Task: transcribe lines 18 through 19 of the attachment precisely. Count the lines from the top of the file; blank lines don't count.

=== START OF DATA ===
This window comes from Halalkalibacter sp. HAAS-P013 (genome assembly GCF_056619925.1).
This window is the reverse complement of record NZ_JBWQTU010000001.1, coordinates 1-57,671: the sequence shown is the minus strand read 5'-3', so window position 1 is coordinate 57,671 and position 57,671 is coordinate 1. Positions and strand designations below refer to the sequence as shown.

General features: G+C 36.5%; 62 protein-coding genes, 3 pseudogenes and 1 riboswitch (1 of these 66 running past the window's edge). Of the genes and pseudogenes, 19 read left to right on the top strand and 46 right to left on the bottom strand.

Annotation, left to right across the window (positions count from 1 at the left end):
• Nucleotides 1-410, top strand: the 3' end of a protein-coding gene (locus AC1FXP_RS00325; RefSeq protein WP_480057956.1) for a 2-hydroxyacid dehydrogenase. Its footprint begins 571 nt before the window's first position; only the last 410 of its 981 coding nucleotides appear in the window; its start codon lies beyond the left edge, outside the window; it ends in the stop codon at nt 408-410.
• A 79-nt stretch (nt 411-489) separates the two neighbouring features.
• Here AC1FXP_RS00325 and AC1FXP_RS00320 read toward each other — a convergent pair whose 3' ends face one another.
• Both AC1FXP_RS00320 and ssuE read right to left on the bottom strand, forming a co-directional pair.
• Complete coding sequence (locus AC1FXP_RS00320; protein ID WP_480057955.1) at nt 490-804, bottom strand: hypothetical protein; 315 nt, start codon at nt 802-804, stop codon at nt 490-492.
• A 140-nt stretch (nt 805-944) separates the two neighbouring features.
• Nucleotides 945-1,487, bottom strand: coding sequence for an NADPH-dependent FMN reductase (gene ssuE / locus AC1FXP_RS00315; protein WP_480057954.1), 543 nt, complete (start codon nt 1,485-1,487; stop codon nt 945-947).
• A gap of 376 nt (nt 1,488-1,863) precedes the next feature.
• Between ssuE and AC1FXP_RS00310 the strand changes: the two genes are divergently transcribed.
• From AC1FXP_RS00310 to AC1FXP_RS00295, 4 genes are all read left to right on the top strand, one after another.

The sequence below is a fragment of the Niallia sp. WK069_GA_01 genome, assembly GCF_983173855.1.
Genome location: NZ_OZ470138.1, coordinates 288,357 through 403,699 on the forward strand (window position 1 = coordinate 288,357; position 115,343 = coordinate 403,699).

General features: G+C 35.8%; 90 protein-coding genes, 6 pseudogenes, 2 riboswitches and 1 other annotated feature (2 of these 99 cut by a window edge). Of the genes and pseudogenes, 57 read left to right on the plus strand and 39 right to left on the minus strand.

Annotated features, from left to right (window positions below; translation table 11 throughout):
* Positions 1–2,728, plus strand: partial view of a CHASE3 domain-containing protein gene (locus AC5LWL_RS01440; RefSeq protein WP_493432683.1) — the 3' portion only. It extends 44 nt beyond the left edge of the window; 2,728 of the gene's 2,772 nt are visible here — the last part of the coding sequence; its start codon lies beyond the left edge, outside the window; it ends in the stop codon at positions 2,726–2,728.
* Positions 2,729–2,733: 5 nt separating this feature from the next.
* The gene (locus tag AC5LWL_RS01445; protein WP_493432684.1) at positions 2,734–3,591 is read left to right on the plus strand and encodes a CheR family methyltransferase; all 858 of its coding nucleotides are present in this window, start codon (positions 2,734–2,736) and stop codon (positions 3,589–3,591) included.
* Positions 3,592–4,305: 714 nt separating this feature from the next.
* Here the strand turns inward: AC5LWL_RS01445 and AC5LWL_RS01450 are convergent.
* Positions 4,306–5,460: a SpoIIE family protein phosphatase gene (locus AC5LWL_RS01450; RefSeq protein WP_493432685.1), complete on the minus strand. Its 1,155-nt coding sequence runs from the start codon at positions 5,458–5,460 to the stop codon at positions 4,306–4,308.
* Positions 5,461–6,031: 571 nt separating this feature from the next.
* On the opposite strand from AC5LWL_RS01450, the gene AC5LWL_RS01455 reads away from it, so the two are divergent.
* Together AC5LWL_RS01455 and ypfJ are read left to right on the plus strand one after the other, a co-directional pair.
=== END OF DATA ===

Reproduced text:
Annotated features, from left to right (window positions below; translation table 11 throughout):
* Positions 1–2,728, plus strand: partial view of a CHASE3 domain-containing protein gene (locus AC5LWL_RS01440; RefSeq protein WP_493432683.1) — the 3' portion only. It extends 44 nt beyond the left edge of the window; 2,728 of the gene's 2,772 nt are visible here — the last part of the coding sequence; its start codon lies beyond the left edge, outside the window; it ends in the stop codon at positions 2,726–2,728.